alternating current

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Related to Alternating-current motor: Induction motor, synchronous motor

al·ter·nat·ing current

(ôl′tər-nā′tĭng, ăl′-)
n. Abbr. AC
An electric current that reverses direction in a circuit at regular intervals.

alternating current

n
(Electrical Engineering) a continuous electric current that periodically reverses direction, usually sinusoidally. Abbreviation: AC Compare: direct current

al′ternating cur′rent


n.
an electric current that reverses direction at regular intervals, having a magnitude that varies continuously in a sinusoidal manner. Abbr.: AC Compare direct current.
[1830–40]

al·ter·nat·ing current

(ôl′tər-nā′tĭng)
An electric current that reverses its direction of flow at regular intervals. Because the voltage of alternating current can be easily controlled with transformers, this is the type of electricity generated by power stations. The transformers raise the voltage to make it easier to transmit over long distances, then lower the voltage for safer use in homes and buildings. Compare direct current. See Notes at current, Tesla.

alternating current

A rapidly reversing electric current.
ThesaurusAntonymsRelated WordsSynonymsLegend:
Noun1.alternating current - an electric current that reverses direction sinusoidallyalternating current - an electric current that reverses direction sinusoidally; "In the US most household current is AC at 60 cycles per second"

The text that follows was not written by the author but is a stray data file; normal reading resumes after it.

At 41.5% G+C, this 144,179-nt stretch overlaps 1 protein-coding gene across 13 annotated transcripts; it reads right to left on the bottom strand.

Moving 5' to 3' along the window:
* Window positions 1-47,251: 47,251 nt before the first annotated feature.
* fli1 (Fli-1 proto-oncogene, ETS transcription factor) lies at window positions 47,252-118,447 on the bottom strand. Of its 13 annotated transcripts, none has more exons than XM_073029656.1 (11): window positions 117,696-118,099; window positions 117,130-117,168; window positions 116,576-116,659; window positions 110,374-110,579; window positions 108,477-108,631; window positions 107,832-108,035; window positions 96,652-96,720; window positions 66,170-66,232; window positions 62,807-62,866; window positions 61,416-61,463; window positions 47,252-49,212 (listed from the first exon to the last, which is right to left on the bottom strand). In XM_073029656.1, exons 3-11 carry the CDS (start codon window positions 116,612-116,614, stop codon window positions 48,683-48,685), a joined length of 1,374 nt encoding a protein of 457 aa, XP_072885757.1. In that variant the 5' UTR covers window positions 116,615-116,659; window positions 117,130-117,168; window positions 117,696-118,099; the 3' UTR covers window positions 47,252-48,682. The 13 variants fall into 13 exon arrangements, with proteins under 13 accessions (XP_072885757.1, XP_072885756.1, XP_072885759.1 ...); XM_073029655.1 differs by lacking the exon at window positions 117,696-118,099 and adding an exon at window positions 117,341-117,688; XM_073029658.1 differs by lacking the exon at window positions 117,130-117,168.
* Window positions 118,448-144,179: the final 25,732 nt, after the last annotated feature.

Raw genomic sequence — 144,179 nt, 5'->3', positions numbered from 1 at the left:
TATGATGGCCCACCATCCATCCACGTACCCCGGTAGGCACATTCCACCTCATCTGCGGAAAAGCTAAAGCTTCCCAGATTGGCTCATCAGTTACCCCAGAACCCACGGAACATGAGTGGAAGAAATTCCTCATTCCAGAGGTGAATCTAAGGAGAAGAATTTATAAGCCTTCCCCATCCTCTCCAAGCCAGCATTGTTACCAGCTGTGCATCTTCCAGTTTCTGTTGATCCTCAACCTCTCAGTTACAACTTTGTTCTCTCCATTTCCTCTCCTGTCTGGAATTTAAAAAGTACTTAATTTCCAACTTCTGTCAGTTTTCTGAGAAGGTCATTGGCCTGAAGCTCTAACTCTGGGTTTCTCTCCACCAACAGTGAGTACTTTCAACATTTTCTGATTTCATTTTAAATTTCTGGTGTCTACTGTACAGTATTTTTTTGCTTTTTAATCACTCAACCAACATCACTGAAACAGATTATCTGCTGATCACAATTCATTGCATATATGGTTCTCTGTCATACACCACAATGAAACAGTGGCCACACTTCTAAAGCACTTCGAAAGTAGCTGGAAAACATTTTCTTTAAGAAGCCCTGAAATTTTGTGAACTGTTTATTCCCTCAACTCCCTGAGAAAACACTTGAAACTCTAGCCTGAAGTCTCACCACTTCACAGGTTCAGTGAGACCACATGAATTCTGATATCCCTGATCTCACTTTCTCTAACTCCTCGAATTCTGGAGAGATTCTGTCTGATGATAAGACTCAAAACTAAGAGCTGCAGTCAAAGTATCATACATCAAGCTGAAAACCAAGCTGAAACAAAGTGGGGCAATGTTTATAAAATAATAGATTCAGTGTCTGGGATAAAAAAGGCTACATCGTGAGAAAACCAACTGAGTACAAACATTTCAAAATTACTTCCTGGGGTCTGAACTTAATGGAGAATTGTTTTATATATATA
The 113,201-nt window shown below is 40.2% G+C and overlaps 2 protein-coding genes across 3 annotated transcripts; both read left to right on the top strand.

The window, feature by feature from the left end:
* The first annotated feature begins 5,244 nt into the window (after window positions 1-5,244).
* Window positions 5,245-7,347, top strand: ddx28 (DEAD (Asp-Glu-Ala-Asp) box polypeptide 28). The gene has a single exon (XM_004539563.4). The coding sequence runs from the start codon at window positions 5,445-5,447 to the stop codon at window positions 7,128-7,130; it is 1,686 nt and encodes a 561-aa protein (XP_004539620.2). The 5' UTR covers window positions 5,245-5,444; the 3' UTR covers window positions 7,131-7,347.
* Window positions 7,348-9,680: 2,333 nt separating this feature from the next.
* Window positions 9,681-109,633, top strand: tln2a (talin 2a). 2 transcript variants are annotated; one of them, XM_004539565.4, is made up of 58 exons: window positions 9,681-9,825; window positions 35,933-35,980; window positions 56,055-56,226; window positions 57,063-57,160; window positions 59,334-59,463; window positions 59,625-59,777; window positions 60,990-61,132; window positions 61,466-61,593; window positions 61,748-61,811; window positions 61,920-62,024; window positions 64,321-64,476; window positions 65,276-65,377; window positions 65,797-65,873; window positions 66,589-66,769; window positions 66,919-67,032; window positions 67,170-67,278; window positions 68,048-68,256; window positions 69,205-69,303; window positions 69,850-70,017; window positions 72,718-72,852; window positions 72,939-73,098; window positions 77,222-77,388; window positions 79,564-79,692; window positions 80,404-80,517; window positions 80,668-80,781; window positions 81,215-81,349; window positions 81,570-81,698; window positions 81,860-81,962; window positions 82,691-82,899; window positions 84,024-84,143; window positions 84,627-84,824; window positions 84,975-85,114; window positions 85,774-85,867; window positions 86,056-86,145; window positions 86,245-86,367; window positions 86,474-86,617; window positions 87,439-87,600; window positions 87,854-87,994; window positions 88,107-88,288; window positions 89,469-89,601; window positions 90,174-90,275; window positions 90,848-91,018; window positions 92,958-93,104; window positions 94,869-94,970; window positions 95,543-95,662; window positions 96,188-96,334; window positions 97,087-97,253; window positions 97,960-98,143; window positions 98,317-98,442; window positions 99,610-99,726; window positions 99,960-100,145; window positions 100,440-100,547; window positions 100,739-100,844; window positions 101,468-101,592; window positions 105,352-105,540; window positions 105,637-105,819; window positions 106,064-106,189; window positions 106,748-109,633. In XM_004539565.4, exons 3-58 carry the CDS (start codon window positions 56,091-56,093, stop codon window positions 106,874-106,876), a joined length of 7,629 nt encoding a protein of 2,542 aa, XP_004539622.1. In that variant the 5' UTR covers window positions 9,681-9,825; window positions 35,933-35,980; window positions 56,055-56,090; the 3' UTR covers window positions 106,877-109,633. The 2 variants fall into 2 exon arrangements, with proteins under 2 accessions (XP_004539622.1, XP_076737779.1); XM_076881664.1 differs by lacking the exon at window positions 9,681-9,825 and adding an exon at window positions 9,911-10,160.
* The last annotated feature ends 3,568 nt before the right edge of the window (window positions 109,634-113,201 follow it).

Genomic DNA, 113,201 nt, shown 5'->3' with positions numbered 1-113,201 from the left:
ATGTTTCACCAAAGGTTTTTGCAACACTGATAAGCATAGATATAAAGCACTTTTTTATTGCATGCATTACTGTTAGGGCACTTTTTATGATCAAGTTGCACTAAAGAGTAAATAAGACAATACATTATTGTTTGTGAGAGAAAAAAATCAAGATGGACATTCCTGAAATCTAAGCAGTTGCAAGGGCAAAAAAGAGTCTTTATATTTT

electrical energy, electricity - energy made available by the flow of electric charge through a conductor; "they built a car that runs on electricity"
direct current, direct electric current, DC - an electric current that flows in one direction steadily
Translations

alternating current

[ˈɒltəneɪtɪŋˈkʌrnt] ncorrente f alternata
References in periodicals archive ?
The point, they say, is that the theory is necessary to model and design control systems for modern alternating-current motors.
Alternating-current motors dominate the market for fractional-horsepower motors used extensively in industrial manufacturing.
Alternating-current motors that have been used for more than 10 years in Europe to power high-speed passenger trains are being readied to debut on freight trains in the United States.

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